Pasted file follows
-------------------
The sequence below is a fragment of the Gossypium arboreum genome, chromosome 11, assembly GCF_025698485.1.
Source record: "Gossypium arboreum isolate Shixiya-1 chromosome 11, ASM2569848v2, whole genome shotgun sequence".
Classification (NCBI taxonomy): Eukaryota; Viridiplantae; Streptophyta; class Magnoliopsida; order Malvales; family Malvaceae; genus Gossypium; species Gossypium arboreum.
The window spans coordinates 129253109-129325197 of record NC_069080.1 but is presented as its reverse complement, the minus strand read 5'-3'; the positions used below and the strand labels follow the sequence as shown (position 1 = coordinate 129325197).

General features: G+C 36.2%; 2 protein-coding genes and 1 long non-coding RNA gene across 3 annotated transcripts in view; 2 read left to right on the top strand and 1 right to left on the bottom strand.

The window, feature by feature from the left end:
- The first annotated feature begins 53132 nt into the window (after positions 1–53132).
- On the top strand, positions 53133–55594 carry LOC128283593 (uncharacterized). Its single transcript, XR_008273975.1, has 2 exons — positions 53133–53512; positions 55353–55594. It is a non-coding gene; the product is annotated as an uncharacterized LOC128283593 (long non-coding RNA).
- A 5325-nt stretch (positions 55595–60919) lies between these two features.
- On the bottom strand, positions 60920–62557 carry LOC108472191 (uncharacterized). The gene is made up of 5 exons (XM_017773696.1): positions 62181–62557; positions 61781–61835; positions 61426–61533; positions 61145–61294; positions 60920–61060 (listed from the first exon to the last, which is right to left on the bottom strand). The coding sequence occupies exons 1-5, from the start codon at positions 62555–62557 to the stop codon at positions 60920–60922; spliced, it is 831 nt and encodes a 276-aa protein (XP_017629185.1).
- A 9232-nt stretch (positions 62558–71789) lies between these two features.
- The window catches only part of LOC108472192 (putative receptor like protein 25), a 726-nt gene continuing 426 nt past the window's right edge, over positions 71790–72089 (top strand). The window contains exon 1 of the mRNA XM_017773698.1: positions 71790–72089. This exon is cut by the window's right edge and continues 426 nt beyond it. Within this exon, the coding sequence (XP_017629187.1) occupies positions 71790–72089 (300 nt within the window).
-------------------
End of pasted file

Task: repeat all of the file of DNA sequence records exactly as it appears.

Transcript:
The sequence below is a fragment of the Gossypium arboreum genome, chromosome 11, assembly GCF_025698485.1.
Source record: "Gossypium arboreum isolate Shixiya-1 chromosome 11, ASM2569848v2, whole genome shotgun sequence".
Classification (NCBI taxonomy): Eukaryota; Viridiplantae; Streptophyta; class Magnoliopsida; order Malvales; family Malvaceae; genus Gossypium; species Gossypium arboreum.
The window spans coordinates 129253109-129325197 of record NC_069080.1 but is presented as its reverse complement, the minus strand read 5'-3'; the positions used below and the strand labels follow the sequence as shown (position 1 = coordinate 129325197).

General features: G+C 36.2%; 2 protein-coding genes and 1 long non-coding RNA gene across 3 annotated transcripts in view; 2 read left to right on the top strand and 1 right to left on the bottom strand.

The window, feature by feature from the left end:
- The first annotated feature begins 53132 nt into the window (after positions 1–53132).
- On the top strand, positions 53133–55594 carry LOC128283593 (uncharacterized). Its single transcript, XR_008273975.1, has 2 exons — positions 53133–53512; positions 55353–55594. It is a non-coding gene; the product is annotated as an uncharacterized LOC128283593 (long non-coding RNA).
- A 5325-nt stretch (positions 55595–60919) lies between these two features.
- On the bottom strand, positions 60920–62557 carry LOC108472191 (uncharacterized). The gene is made up of 5 exons (XM_017773696.1): positions 62181–62557; positions 61781–61835; positions 61426–61533; positions 61145–61294; positions 60920–61060 (listed from the first exon to the last, which is right to left on the bottom strand). The coding sequence occupies exons 1-5, from the start codon at positions 62555–62557 to the stop codon at positions 60920–60922; spliced, it is 831 nt and encodes a 276-aa protein (XP_017629185.1).
- A 9232-nt stretch (positions 62558–71789) lies between these two features.
- The window catches only part of LOC108472192 (putative receptor like protein 25), a 726-nt gene continuing 426 nt past the window's right edge, over positions 71790–72089 (top strand). The window contains exon 1 of the mRNA XM_017773698.1: positions 71790–72089. This exon is cut by the window's right edge and continues 426 nt beyond it. Within this exon, the coding sequence (XP_017629187.1) occupies positions 71790–72089 (300 nt within the window).